2016 MSA BRC – Mid Wales Stages Rally.

2016 MSA BRC – Mid Wales Stages Rally.

Client: TheCheckeredFlag.co.uk

Location: Powys, Wales (Cymru).

#MSABRC, #MidWalesStagesRally

Winner: DMACK Fiesta R5, Elfyn Evans.

See The Archive

Stage Winners: BRC

Elfyn Evans / Craig Parry - #1 Ford Fiesta R50

Fredrik Ahlins / Morton Erik Abrahamsen - #5 Ford Fiesta R50

Stage Winners: DMACK Junior BRC

Gus Greensmith / Alessandro Gelsomino - #30 Ford Fiesta R2T0

Sindre Furuseth / Gøril Undebakke - #29 Renault Twingo R20

Being rather new to rallying, the thoughts of taking on a full on stages rally around the mountains of Wales scared me half to death. The aim from the start was the Mid Wales Stages Rally, so I worked to bring myself into the sport gently and planned a programme to get me set up.

 

The first event was the MGJ Engineering Brands Hatch Winter Stages Rally which I thought would be a nice transition from circuit racing to rallying as it takes place wholly within the confines of the Brands Hatch circuit in Kent. The plan took on more urgency when the MSA declined me a media accreditation on the grounds of a lack of rally experience. So I trotted off to Kent and came back frothing at the mouth.

 

The MSA, in a bid to keep the Scottish government happy after accidents north of the boarder which resulted in fatalities, have put a new safety regime in place. To say they have gone OTT is to understate. I hardly saw anything, hardly got anything of use out of the camera and hardly held on to my temper.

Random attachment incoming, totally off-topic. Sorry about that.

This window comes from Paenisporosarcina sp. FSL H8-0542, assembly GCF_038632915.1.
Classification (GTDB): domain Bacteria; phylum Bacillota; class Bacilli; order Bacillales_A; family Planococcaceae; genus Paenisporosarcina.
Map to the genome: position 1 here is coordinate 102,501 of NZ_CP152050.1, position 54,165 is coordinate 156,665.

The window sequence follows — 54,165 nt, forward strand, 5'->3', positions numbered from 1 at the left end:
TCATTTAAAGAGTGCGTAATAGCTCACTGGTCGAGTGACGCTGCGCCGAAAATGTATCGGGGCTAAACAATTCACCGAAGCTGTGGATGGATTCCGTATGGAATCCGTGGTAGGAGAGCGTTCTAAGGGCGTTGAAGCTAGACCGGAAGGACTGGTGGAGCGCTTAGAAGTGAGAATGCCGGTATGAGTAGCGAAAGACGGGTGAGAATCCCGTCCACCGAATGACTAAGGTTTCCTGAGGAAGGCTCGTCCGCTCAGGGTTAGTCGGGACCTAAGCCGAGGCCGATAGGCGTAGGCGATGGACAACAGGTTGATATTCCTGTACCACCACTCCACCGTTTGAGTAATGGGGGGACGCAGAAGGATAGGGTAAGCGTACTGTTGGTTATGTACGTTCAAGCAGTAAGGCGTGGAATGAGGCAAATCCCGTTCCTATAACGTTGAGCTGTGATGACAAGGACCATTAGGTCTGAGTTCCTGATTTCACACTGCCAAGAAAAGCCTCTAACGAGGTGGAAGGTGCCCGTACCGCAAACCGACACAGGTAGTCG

Second on the plan of action was the Riponian Stages Rally in Thirsk. This is a proper rally, with a service park and remote stages and everything so I thought it would be a good way to get to grips with dashing between stages and finding my way around. Again, the MSA got right up my nose, only one stage was open to spectators and they were only allowed at two corner complexes.

 

At the first area I tried the marshals managed to get in the way of 50% of the photos I tried to take and at the second stage we were so absurdly close to the action I struggled even with my shortest lens. At least I bumped into my British GT partner in crime for TheCheckeredFlag.co.uk, Joe Hudson, who had decided that he would come out and have a snap too. It was strange seeing him doing my job and not back in the media centre with heating and coffee.